• Rehema Abdul

    Every teen should read Think Big by Ben Carson. I read it when I was 13 and used the book quite much in guiding me in my studies and life and I must day it made my teenage years quite easy. I read it again, more than 10 years later when I was trying to figure out about where I learnt the practices I got from earlier and it is still just as relevant. For an adventure story showing the butterfly effect, I will pick The Phantom Tollbooth by Norton Juster. It gives a whole different aspect to life, words and numbers.

  • L the Visionary

    The one book everyone should read is The Autobiography of Malcolm X...poignant, provocative, enraging, inspiring and clarifying.

      • L the Visionary

        Done! And by the way, you are doing a wonderfully necessary thing with your campaign! Keep walking in your purpose...

  • ecochimp

    Check out LitPick (! It's a site for young adults to discuss the best new books, sort of like Goodreads for YA lit. Literature actually reviewed by kids - a little boost to sparking that reading love affair.

    • Liz Dwyer

      That's a pretty cool site! Instead of having students fill out those book report form worksheets, they could totally submit reviews and connect with their peers, thus increasing the conversation around literature.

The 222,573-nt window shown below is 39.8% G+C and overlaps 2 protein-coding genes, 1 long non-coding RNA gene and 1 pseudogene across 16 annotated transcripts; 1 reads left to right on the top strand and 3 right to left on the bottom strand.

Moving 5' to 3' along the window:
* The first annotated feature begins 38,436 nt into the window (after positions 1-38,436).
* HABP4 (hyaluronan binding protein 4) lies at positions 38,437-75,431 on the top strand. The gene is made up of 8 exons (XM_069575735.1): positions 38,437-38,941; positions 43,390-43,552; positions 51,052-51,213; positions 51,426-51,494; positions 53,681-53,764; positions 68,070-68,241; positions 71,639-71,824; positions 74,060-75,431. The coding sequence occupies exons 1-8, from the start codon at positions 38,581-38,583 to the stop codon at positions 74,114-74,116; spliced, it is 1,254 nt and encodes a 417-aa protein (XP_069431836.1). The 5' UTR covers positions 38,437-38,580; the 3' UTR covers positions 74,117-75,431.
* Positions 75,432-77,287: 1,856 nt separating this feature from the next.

• Jonathan Goldberg

      Ecochimp: Super cool. We'll share with our teachers. Thanks for the tip.

  • kelbell09

    As an educator (with experience at both the elementary and middle school level), this message of fostering a love of language and literacy from an early age and across the developmental spectrum is a critical one. Goodness knows, the research is clear (as shown here and across other studies). If a child does not read proficiently by the end of third grade, they will be four times less likely to graduate from high school by age 19 and will continue to experience negative academic and social consequences. Thank you for writing a piece shedding light on this critical issue.

    With that said, I wonder too, why Teach for America is mentioned at this post's beginning. While I hope it is simply a misplaced statement, I wonder the intention here...

    • Jonathan Goldberg

      Hi kelbell - Am grateful for your thoughts and kind words. This article relates to a literacy campaign TFA is running with a bunch of non-profit partners around a love of reading. That's it. Glad to chat more as you like.

      • kelbell09

        Thanks for the clarification, Jonathan. Here's hoping we continue to raise awareness about such critical issues as well as commit resources--time, money, and human capital--to successful interventions that support children's literacy development from birth to school-age and beyond.